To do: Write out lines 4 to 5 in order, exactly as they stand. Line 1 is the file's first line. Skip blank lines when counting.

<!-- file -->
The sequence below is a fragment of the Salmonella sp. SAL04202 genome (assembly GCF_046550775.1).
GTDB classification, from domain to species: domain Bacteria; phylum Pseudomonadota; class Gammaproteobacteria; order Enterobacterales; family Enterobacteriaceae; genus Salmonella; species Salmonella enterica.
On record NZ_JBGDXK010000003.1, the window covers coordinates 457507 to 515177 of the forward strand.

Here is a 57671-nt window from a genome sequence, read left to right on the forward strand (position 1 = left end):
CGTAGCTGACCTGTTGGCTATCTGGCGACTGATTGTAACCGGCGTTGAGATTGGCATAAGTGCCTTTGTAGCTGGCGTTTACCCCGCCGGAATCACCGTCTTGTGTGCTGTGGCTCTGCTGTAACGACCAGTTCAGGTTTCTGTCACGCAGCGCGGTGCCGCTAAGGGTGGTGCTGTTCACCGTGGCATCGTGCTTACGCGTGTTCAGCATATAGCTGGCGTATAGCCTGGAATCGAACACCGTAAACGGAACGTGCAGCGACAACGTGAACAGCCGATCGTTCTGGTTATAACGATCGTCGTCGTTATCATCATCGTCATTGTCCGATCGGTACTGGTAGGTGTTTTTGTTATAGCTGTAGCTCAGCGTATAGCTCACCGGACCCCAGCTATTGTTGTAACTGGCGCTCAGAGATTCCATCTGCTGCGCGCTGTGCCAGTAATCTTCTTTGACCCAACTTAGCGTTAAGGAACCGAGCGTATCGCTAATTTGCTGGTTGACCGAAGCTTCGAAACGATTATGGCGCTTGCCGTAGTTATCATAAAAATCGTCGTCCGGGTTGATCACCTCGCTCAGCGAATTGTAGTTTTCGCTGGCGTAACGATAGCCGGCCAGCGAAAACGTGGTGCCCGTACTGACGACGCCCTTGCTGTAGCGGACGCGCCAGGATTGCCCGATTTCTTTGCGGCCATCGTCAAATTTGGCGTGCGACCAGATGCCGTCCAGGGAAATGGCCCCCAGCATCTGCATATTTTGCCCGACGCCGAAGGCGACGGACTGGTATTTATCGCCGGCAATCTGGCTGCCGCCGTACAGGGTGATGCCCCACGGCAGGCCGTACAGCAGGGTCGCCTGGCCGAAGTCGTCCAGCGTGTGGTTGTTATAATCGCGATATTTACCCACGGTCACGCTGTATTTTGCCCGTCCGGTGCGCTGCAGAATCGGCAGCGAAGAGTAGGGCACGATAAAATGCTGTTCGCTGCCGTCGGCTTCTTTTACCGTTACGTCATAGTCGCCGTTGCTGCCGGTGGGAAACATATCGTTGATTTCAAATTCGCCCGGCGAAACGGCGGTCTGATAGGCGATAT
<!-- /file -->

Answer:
Here is a 57671-nt window from a genome sequence, read left to right on the forward strand (position 1 = left end):
CGTAGCTGACCTGTTGGCTATCTGGCGACTGATTGTAACCGGCGTTGAGATTGGCATAAGTGCCTTTGTAGCTGGCGTTTACCCCGCCGGAATCACCGTCTTGTGTGCTGTGGCTCTGCTGTAACGACCAGTTCAGGTTTCTGTCACGCAGCGCGGTGCCGCTAAGGGTGGTGCTGTTCACCGTGGCATCGTGCTTACGCGTGTTCAGCATATAGCTGGCGTATAGCCTGGAATCGAACACCGTAAACGGAACGTGCAGCGACAACGTGAACAGCCGATCGTTCTGGTTATAACGATCGTCGTCGTTATCATCATCGTCATTGTCCGATCGGTACTGGTAGGTGTTTTTGTTATAGCTGTAGCTCAGCGTATAGCTCACCGGACCCCAGCTATTGTTGTAACTGGCGCTCAGAGATTCCATCTGCTGCGCGCTGTGCCAGTAATCTTCTTTGACCCAACTTAGCGTTAAGGAACCGAGCGTATCGCTAATTTGCTGGTTGACCGAAGCTTCGAAACGATTATGGCGCTTGCCGTAGTTATCATAAAAATCGTCGTCCGGGTTGATCACCTCGCTCAGCGAATTGTAGTTTTCGCTGGCGTAACGATAGCCGGCCAGCGAAAACGTGGTGCCCGTACTGACGACGCCCTTGCTGTAGCGGACGCGCCAGGATTGCCCGATTTCTTTGCGGCCATCGTCAAATTTGGCGTGCGACCAGATGCCGTCCAGGGAAATGGCCCCCAGCATCTGCATATTTTGCCCGACGCCGAAGGCGACGGACTGGTATTTATCGCCGGCAATCTGGCTGCCGCCGTACAGGGTGATGCCCCACGGCAGGCCGTACAGCAGGGTCGCCTGGCCGAAGTCGTCCAGCGTGTGGTTGTTATAATCGCGATATTTACCCACGGTCACGCTGTATTTTGCCCGTCCGGTGCGCTGCAGAATCGGCAGCGAAGAGTAGGGCACGATAAAATGCTGTTCGCTGCCGTCGGCTTCTTTTACCGTTACGTCATAGTCGCCGTTGCTGCCGGTGGGAAACATATCGTTGATTTCAAATTCGCCCGGCGAAACGGCGGTCTGATAGGCGATAT